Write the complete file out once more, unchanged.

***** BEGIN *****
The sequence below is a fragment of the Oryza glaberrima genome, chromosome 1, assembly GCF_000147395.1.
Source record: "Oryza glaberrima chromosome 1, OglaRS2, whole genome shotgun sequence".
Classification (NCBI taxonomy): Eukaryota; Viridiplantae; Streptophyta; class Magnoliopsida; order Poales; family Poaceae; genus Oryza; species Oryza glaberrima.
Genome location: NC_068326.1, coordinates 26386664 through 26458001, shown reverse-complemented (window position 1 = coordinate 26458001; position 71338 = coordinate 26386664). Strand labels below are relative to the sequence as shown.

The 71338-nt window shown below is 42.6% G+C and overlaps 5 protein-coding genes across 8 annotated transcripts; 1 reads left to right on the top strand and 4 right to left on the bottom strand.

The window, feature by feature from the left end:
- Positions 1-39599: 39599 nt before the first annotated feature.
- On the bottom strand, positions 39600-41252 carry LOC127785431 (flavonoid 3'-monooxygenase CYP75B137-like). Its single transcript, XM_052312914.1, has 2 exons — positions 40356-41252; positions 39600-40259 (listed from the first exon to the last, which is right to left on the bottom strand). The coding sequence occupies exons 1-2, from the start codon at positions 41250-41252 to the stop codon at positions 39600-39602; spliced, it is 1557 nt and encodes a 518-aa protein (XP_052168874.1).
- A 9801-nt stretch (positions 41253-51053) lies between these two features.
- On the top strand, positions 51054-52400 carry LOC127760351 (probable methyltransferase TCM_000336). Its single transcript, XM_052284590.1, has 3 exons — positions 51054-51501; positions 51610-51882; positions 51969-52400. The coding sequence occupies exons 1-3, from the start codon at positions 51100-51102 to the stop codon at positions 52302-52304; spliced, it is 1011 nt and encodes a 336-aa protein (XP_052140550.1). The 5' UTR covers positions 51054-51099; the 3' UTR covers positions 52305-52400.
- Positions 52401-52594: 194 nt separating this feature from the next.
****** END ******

The sequence below is a fragment of the Oryza glaberrima genome, chromosome 1, assembly GCF_000147395.1.
Source record: "Oryza glaberrima chromosome 1, OglaRS2, whole genome shotgun sequence".
Classification (NCBI taxonomy): Eukaryota; Viridiplantae; Streptophyta; class Magnoliopsida; order Poales; family Poaceae; genus Oryza; species Oryza glaberrima.
Genome location: NC_068326.1, coordinates 26386664 through 26458001, shown reverse-complemented (window position 1 = coordinate 26458001; position 71338 = coordinate 26386664). Strand labels below are relative to the sequence as shown.

The 71338-nt window shown below is 42.6% G+C and overlaps 5 protein-coding genes across 8 annotated transcripts; 1 reads left to right on the top strand and 4 right to left on the bottom strand.

The window, feature by feature from the left end:
- Positions 1-39599: 39599 nt before the first annotated feature.
- On the bottom strand, positions 39600-41252 carry LOC127785431 (flavonoid 3'-monooxygenase CYP75B137-like). Its single transcript, XM_052312914.1, has 2 exons — positions 40356-41252; positions 39600-40259 (listed from the first exon to the last, which is right to left on the bottom strand). The coding sequence occupies exons 1-2, from the start codon at positions 41250-41252 to the stop codon at positions 39600-39602; spliced, it is 1557 nt and encodes a 518-aa protein (XP_052168874.1).
- A 9801-nt stretch (positions 41253-51053) lies between these two features.
- On the top strand, positions 51054-52400 carry LOC127760351 (probable methyltransferase TCM_000336). Its single transcript, XM_052284590.1, has 3 exons — positions 51054-51501; positions 51610-51882; positions 51969-52400. The coding sequence occupies exons 1-3, from the start codon at positions 51100-51102 to the stop codon at positions 52302-52304; spliced, it is 1011 nt and encodes a 336-aa protein (XP_052140550.1). The 5' UTR covers positions 51054-51099; the 3' UTR covers positions 52305-52400.
- Positions 52401-52594: 194 nt separating this feature from the next.